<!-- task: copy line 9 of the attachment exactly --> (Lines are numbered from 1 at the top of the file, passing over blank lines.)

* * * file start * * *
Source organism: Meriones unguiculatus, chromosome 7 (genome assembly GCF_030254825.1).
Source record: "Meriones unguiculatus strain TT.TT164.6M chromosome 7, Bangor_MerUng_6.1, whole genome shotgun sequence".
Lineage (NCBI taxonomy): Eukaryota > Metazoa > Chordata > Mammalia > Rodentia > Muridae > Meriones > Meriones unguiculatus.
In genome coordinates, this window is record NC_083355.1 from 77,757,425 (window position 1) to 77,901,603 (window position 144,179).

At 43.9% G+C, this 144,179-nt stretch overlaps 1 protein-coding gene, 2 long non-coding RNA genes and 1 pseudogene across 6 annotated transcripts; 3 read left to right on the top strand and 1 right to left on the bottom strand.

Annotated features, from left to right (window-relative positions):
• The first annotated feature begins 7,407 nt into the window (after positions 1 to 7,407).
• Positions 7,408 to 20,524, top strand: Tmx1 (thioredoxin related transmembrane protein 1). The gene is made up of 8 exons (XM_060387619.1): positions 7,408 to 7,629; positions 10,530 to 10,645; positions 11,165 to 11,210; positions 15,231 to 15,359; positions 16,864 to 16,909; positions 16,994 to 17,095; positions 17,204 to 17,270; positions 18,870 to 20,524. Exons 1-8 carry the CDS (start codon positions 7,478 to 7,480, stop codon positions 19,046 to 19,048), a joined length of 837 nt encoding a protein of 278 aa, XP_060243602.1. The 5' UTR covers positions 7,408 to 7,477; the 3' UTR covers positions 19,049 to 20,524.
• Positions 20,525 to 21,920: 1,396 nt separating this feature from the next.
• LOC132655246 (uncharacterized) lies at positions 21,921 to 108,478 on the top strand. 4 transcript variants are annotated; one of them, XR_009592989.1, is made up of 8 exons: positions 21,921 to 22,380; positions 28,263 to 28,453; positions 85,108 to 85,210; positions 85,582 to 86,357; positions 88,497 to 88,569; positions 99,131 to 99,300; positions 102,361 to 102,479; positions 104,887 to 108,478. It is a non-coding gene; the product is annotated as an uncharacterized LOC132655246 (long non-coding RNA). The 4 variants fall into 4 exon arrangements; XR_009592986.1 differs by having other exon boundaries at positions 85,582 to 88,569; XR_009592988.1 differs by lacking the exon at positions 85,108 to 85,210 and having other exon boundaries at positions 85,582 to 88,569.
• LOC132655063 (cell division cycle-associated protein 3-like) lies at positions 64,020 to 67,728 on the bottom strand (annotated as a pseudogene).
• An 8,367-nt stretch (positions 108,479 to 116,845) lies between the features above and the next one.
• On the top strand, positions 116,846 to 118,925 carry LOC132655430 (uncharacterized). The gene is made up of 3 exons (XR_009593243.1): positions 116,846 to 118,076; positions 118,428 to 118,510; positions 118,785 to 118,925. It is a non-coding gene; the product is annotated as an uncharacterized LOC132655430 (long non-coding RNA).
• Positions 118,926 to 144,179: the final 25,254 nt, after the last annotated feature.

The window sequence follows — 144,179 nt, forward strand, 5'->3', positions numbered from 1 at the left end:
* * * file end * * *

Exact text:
• Positions 20,525 to 21,920: 1,396 nt separating this feature from the next.